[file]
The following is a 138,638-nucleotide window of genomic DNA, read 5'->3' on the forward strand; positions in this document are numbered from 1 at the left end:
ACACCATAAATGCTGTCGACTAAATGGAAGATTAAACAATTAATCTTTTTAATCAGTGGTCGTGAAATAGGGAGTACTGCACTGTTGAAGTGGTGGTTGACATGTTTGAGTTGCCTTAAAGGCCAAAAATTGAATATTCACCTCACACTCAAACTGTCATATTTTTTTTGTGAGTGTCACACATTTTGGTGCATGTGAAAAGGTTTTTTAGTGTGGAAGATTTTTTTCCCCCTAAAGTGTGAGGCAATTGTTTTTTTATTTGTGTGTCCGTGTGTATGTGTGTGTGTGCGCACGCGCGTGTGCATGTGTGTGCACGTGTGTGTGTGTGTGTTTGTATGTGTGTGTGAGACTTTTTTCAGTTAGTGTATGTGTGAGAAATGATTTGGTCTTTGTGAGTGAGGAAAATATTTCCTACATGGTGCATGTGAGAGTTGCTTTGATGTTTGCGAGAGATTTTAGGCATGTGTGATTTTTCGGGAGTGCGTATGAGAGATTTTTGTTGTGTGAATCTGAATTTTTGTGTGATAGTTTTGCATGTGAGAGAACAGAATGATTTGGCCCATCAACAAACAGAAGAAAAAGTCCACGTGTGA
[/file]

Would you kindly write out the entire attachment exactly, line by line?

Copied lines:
The following is a 138,638-nucleotide window of genomic DNA, read 5'->3' on the forward strand; positions in this document are numbered from 1 at the left end:
ACACCATAAATGCTGTCGACTAAATGGAAGATTAAACAATTAATCTTTTTAATCAGTGGTCGTGAAATAGGGAGTACTGCACTGTTGAAGTGGTGGTTGACATGTTTGAGTTGCCTTAAAGGCCAAAAATTGAATATTCACCTCACACTCAAACTGTCATATTTTTTTTGTGAGTGTCACACATTTTGGTGCATGTGAAAAGGTTTTTTAGTGTGGAAGATTTTTTTCCCCCTAAAGTGTGAGGCAATTGTTTTTTTATTTGTGTGTCCGTGTGTATGTGTGTGTGTGCGCACGCGCGTGTGCATGTGTGTGCACGTGTGTGTGTGTGTGTTTGTATGTGTGTGTGAGACTTTTTTCAGTTAGTGTATGTGTGAGAAATGATTTGGTCTTTGTGAGTGAGGAAAATATTTCCTACATGGTGCATGTGAGAGTTGCTTTGATGTTTGCGAGAGATTTTAGGCATGTGTGATTTTTCGGGAGTGCGTATGAGAGATTTTTGTTGTGTGAATCTGAATTTTTGTGTGATAGTTTTGCATGTGAGAGAACAGAATGATTTGGCCCATCAACAAACAGAAGAAAAAGTCCACGTGTGA